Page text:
Sci­ence wins over pas­sion for the arts

The Star Malaysia - - Nation - By FATIMAH ZAINAL fatimah@thes­tar.com.my

PETALING JAYA: As a child, award-win­ning sci­en­tist Dr Chai Lay Ching (pic) thought that she would be an artist.

An in­tro­vert who pre­ferred to lose her­self in draw­ing and mu­sic, her life took a new di­rec­tion af­ter her fa­ther was di­ag­nosed with kid­ney fail­ure when she was seven.

“That was the first turn­ing point in my life. I started to ques­tion my fa­ther’s dis­ease and de­cided that I should study hard and be a nurse.

“I wanted to be a nurse be­cause at the time, nurses were all women and the doc­tors were mainly men.

“So, I stopped draw­ing and started study­ing,” the Taip­ing girl said in an in­ter­view yes­ter­day.

How­ever, Dr Chai did not be­come a nurse.

Af­ter she re­ceived her

PhD in biotech­nol­ogy from the Univer­siti Pu­tra Malaysia, the se­nior lec­turer at Univer­siti Malaya’s Sci­ence Fac­ulty made it her mis­sion to de­velop a de­vice that iden­ti­fies harm­ful bac­te­ria in food via spe­cific scents.

She is one of three re­cip­i­ents of the pres­ti­gious L’Oréal-Unesco For Women in Sci­ence award this year, walk­ing away with a RM30,000 grant to help pur­sue her re­search.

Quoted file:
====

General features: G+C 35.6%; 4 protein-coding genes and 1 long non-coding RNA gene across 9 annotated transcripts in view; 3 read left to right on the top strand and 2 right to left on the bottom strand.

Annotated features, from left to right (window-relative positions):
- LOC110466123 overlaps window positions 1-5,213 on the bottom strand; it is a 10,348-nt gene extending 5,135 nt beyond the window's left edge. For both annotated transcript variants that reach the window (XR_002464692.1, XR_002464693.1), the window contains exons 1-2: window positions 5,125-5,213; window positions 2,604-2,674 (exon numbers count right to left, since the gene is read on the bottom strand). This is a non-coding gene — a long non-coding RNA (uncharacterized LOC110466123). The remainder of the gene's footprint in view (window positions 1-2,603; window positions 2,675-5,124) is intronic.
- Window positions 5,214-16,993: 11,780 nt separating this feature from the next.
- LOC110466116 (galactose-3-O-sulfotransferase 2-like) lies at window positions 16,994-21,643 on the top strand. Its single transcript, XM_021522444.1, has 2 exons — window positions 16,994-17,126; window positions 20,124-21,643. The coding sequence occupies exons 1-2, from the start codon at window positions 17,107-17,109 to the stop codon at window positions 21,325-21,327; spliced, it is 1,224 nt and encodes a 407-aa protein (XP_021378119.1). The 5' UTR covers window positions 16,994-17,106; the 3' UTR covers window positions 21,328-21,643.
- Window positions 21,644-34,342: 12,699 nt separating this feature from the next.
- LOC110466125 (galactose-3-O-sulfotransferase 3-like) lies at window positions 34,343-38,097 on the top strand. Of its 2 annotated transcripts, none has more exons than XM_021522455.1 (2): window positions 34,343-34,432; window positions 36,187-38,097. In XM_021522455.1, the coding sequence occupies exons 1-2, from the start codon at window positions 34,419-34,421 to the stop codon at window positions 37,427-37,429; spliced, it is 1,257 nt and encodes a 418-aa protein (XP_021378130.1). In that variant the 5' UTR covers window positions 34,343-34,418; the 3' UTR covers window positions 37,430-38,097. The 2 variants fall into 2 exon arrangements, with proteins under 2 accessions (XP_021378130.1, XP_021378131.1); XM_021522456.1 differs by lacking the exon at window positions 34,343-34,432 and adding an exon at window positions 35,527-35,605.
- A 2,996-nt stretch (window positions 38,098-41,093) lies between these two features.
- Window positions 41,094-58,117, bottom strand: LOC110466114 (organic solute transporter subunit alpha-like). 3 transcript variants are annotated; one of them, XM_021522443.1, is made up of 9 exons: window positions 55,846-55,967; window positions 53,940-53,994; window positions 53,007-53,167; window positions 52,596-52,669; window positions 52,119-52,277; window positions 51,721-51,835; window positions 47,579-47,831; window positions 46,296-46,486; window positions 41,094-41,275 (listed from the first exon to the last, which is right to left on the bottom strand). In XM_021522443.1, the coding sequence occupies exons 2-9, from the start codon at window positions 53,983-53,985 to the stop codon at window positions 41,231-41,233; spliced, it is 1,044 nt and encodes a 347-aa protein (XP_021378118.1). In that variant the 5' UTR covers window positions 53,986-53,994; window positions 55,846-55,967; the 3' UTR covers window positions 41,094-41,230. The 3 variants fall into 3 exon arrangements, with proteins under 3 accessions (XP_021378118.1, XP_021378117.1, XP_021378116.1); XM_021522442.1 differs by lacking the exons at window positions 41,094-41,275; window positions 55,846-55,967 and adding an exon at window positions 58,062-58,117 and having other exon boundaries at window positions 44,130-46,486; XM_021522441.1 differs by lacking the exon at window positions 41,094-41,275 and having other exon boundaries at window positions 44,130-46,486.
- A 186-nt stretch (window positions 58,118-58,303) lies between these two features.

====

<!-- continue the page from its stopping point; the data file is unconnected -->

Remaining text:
In her teens, Dr Chai be­came more in­ter­ested in biotech­nol­ogy and in find­ing cures, rather than work­ing on the front­line as a doc­tor.

“Com­ing from a small town, a lot of peo­ple thought that work­ing as a doc­tor was more pres­ti­gious than be­ing a sci­en­tist,” she said.

When she was in Form Five, her fa­ther passed away and Dr Chai, 37, de­cided to pur­sue her am­bi­tion of be­com­ing a sci­en­tist, re­ceiv­ing her PhD when she was 27.

“It was my proud­est mo­ment. My fa­ther’s dream was to see his kids grad­u­ate from univer­sity but I ac­com­plished beyond just grad­u­at­ing. I got a PhD,” she said.

Dr Chai said while she had seen many pos­i­tive changes at the or­gan­i­sa­tional cul­ture for women in sci­ence, there should be a pol­icy to sup­port young fe­male sci­en­tists to help them achieve a bet­ter work­life bal­ance as the bur­den of nur­tur­ing chil­dren still fell on them.

“Many women sci­en­tists start to progress later on in their ca­reer and they are ini­tially a lit­tle more pas­sive be­cause they need to de­vote their at­ten­tion to their young fam­ily.

“There needs to be a pol­icy that is both flex­i­ble and sup­port­ive to en­cour­age more women to work in the sci­ence field,” she said, urg­ing youths to go whole­heart­edly af­ter their dreams.

L’Oréal Malaysia cor­po­rate com­mu­ni­ca­tions di­rec­tor Zaireen Ibrahim said it was im­por­tant to give women sci­en­tists vis­i­bil­ity through the award, which had been pre­sented in Malaysia since 2006.

“It shows con­sumers the sig­nif­i­cance of their work and how it ben­e­fits the so­ci­ety.

“Re­search and in­no­va­tion is the DNA of our group and pro­mot­ing this has al­ways been the heart of what we do.”

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